Away from cricket, the food stalls need to be better at this ground. Cold and expensive patties with equally inedible chicken rolls not only burn a hole in the pockets but also didn't satiate one's hunger. Whoever said a cricket lover cannot be a foodie?

Sound-o-meter

You just cannot expect much silence from a 67,000-strong Eden crowd. The ground is known for the chants of one of the most passionate crowds in the world and it did not disappoint. Blaringly hoarse trumpets, which seemed to annoy more than anything else, were interspersed with chants of "Dhoni Dhoni" and "Yuvi Yuvi". Sharing a laugh when a stray dog silently posed in front of the English team's dugout or having animated discussions about Sourav Ganguly or Rahul Dravid, this Eden crowd decided that this was not the day when silence would prevail.

After having sportingly given Jason Roy, Ben Stokes and Jonny Bairstow standing ovations, the Eden crowd was ready for India's batsmen. And when India bats, a plethora of emotions flow. From friendly (or not so friendly!) advice to the batsmen on how to tackle Moeen Ali to starting endless rounds of the Mexican wave (finally after so many attempts!), a carnival setting had seemed to grip the ground.

Rahane fell but instead of a hushed silence, rapturous roars on thoughts of seeing Kohli bat greeted his exit to the pavilion. Kohli fell, and the roars doubled on seeing Dhoni, Kolkata's own son-in-law, probably for the last time in Indian colours. But it was when India was struggling to stay afloat that the sound-o-meter touched its summit. Either they could have remained hushed, looking onwards impending doom, or create a cacophony of sounds to get behind the batsmen. And that is exactly what happened.

It was the small children, with tricolours painted, who led the way when Eden threatened to tone down. Taking cue from their never-say-die spirit, what followed were 10 overs of synchronised clapping to the beats of a distant dhol. Silent prayers found a place in this mayhem and when Jadeja pocketed a few runs, it was the arrhythmic dancing that garnered laughs.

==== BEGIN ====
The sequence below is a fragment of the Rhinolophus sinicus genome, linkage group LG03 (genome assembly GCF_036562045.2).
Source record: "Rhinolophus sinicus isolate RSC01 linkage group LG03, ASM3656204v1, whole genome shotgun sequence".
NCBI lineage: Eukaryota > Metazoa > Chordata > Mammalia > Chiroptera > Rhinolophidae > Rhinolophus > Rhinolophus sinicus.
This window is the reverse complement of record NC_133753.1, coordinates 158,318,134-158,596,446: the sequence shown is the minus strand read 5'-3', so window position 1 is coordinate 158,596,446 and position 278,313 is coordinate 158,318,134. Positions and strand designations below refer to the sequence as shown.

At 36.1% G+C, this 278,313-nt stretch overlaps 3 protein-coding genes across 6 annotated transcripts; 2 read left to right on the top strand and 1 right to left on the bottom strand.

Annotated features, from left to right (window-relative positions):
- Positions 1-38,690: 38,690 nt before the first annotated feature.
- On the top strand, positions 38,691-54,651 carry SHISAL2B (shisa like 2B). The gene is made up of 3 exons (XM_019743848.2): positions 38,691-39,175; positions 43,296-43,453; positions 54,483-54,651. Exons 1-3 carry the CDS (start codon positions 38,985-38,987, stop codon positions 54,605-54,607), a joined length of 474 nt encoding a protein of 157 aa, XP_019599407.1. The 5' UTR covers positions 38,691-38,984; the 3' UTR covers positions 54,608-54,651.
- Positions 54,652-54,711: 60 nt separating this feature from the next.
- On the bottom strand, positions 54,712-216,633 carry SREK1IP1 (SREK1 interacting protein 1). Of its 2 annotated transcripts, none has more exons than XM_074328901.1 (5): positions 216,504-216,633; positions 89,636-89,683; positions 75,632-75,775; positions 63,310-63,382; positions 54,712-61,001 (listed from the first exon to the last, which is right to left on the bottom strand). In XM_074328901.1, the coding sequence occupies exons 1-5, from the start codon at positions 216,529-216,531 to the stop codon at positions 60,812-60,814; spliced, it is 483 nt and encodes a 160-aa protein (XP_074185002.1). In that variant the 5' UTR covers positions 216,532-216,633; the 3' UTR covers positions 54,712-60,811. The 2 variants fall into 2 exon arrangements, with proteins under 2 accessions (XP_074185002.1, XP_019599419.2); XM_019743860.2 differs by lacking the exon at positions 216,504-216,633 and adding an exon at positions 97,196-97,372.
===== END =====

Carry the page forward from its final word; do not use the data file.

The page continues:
Best interplay of the match

This pitch had plenty to offer both the batsmen and the bowlers. Getting adequate bounce and swing, two periods of play stood out. Hardik Pandya's short pitched deliveries in the last ten overs of the England innings were a treat to watch. As Bumrah continued leaking runs, Pandya bowled cleverly, bamboozling the batsmen on a number of occasions.

But the best phase was the first 15 overs when England was bowling. With a slight swing, the English seamers slowed down the flow of runs when Kohli and Yuvraj were batting. With the batsmen having to fight for their runs, a period of pure and delightful cricket was on display. It can even be called the best period of fast bowling by any visiting team in India!

Overall experience

Travelling to Eden Gardens is cherished by cricket lovers because of the enlightened debates in the stands and for the crowd's ability in getting under the skin of the opposition, courtesy their ear-splitting chants. As Dhoni was felicitated by the Cricket Association of Bengal yesterday, with a short video clip on the former captain playing out, many had a quiet tear to hide. In this deafening environment, emotions were aptly controlled and displayed, even as England ran away with a win. Yes, even though India did not win, cricket did emerge victorious and Eden Gardens, very spiritedly gave credit where it was deserved.

Points on 10

It had drama. It had emotions. It had a pitch that refused to aid only one department of the game. It had outstanding displays of fielding. It had moments of frustration and instants of hope. As the established heroes fell, a new hero in Kedar Jadhav emerged, and Eden Gardens deserves nothing but a full score to describe the experience that was witnessed yesterday.

A student of Masters in English Literature, she spends her hours gorging on food and blabbering nineteen to the dozen, while awaiting the next Indian sporting triumph. She can be reached on Twitter here